Most of us know that DATA, the beloved android from Star Trek, The Next Generation, is an artificial intelligence (AI) life form from the distant future with a high capacity to problem solve and innovate. But, if DATA were present today and invented a new technology, could he be an inventor on a patent for his invention?

The question of whether AI can legally be an inventor on a patent was recently addressed by the European Patent Office (EPO) and The United Kingdom Intellectual Property Office (UKIPO). The same question is still being evaluated by U.S. Patent and Trademark Office (USPTO) along with solicitation for comments to the patent community.
Continue Reading Could Star Trek’s DATA Be a Patent Inventor?

Each year, the Boston Patent Law Association (BPLA) Invented Here! award celebrates local and regional New England innovation communities by honoring select innovators, their inventions, and the stories behind them. 
Continue Reading 3 Patents Prepared and Prosecuted by Greenberg Traurig Receive 2017 BPLA Invented Here! Honor

uSAOver the last few months I have had the chance to speak to entrepreneurs from Brazil, China, Estonia, France, Germany, Guatemala, Israel, Norway, Singapore and Ukraine seeking to operate and solicit investment here in the U.S.  As an attorney, I’m expected to focus on best legal practices.  They’re indeed important, but perhaps not worth quite so much energy if the company isn’t on a course to succeed as a business.

Among my first questions, I’m curious to know what a company has, why it’s great, who’s willing to pay, and how much.  Then, I explore other challenges facing the business.

For start-up companies that still want to talk, here’s my simplified rundown of business and legal items (for information purposes only, not legal advice):


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Excerpted from the author’s article published in VC List. To read the complete article, please click here.

Patents can provide broad protection for invention and innovation. They can cover almost any novel aspect of a technology, including hardware, software, materials, and business methods. Many innovation developed by an emerging technology company can likely be patented, and patenting those innovations can create significant advantage in the marketplace.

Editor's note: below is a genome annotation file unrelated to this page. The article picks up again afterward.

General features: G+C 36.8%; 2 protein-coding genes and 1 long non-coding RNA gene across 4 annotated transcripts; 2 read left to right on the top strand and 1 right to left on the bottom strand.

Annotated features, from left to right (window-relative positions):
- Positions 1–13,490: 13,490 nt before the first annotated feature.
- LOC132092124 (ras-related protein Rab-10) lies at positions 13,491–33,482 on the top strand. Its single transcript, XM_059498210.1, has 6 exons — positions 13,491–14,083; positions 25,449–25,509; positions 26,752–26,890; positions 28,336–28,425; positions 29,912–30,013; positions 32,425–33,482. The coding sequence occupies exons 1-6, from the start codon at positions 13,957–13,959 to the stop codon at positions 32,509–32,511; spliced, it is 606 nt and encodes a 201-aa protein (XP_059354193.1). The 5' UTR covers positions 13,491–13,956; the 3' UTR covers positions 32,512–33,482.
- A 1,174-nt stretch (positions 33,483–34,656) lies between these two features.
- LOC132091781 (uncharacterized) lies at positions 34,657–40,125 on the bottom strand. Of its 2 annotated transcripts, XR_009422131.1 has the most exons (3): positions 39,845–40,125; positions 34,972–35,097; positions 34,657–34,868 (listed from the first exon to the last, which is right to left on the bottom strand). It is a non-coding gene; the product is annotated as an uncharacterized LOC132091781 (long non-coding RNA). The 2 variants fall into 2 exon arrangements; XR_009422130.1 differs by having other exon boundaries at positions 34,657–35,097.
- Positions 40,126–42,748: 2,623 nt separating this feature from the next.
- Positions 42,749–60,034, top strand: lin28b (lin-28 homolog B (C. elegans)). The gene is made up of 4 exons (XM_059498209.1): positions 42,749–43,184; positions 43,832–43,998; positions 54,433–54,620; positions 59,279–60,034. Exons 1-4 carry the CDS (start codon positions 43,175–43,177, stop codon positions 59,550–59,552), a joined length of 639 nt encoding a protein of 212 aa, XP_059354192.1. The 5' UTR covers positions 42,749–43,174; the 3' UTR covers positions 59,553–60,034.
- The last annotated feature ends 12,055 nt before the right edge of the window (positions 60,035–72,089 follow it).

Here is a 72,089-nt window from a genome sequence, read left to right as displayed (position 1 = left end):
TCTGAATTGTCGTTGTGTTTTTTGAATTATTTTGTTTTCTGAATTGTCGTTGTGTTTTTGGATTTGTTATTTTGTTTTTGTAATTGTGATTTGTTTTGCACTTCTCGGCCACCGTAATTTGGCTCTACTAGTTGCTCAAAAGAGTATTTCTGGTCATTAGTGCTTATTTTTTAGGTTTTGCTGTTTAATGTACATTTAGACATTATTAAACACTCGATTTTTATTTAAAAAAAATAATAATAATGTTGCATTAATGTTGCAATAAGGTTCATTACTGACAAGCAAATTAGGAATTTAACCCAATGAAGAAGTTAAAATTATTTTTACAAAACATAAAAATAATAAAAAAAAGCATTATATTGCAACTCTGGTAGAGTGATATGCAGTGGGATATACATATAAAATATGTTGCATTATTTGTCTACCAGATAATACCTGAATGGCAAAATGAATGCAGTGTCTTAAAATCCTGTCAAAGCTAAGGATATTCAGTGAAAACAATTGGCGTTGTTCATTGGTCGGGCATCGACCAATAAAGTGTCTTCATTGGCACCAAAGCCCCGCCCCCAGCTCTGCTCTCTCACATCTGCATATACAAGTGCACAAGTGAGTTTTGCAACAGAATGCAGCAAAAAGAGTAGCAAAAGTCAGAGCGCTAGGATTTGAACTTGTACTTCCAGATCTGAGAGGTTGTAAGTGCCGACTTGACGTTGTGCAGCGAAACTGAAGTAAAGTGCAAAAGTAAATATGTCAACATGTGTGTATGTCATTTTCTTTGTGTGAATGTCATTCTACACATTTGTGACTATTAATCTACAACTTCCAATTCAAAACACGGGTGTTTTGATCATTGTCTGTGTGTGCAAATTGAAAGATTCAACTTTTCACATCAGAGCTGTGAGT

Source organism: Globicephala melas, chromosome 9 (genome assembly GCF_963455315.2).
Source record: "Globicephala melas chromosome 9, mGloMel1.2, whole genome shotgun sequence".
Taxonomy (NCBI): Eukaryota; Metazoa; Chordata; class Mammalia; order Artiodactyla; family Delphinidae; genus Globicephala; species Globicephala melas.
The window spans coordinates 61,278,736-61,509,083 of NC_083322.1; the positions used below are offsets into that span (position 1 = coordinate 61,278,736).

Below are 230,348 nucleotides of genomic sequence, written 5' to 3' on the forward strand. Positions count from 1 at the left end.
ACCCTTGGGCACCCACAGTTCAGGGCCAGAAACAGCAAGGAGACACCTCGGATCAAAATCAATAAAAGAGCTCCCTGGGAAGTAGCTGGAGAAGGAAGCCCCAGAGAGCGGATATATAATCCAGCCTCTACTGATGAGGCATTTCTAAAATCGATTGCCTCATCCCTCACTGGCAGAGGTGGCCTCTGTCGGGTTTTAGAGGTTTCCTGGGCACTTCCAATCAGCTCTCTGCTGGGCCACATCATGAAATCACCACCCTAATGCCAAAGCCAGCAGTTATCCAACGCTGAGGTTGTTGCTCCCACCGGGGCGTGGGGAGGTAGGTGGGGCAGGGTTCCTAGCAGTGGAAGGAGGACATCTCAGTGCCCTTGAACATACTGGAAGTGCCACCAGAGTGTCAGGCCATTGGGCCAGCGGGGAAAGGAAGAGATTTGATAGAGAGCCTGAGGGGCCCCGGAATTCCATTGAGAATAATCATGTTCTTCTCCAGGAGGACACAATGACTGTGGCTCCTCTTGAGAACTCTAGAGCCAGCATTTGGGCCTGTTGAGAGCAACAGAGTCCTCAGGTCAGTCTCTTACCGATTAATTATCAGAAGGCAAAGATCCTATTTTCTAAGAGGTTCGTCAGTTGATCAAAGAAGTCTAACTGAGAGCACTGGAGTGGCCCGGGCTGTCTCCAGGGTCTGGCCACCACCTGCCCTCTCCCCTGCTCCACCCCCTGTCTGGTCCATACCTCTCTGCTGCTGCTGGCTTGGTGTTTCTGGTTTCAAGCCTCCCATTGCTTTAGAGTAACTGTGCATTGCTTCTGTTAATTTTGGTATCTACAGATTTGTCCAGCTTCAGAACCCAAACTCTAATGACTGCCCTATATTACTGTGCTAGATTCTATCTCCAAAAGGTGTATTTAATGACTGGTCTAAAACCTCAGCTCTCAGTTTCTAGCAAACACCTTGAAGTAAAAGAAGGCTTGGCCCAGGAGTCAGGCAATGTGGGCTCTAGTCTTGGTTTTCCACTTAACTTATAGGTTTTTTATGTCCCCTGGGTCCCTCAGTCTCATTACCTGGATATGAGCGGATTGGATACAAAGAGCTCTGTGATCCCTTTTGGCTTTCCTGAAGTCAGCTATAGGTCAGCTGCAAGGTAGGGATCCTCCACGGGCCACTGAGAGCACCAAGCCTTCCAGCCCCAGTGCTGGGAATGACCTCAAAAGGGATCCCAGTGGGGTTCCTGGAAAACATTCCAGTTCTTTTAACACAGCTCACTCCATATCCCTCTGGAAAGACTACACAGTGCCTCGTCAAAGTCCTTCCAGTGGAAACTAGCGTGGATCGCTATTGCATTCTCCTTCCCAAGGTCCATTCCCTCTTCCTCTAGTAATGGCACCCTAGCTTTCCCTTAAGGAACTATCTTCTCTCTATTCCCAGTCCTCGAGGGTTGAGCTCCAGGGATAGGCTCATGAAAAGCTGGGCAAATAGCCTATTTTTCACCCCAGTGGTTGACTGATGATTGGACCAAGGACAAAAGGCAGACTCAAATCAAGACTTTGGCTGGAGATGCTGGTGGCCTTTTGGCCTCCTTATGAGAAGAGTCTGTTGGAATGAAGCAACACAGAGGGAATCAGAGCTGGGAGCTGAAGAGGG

A strong patent portfolio can help attract investments for emerging tech companies. Investors often look to see whether a fledgling company has protected its intellectual property (IP) when determining whether to invest.

Considerations When Disclosing Information about Your Invention

In the United States, as well as most of the world, the prior sale, prior use or public disclosure of the invention by the inventor or others may affect your ability to obtain a valid patent. Inventors may inadvertently jeopardize their ability to successfully apply for or be granted a patent by disclosing information about the invention to the public.

Manage Confidential Information to Avoid Unintentional Loss of IP Rights

One of the most important ways to protect IP is to avoid inadvertent or unplanned public disclosure. If the invention is released into the public domain — whether by publication, presentation, posting on a website, blogging, discussion with potential customers or suppliers — before a patent application has been filed, a total loss of the right to obtain a patent can result. Additionally, such inadvertent disclosure of the invention can reduce or eliminate competitive advantage.

To help protect your IP, there are some very basic documents you should always have in place to protect ownership and confidentiality of your intellectual property. The major ones are invention assignment agreements, NDAs, and employee handbooks.
Continue Reading Managing Your Patent Portfolio to Attract Investments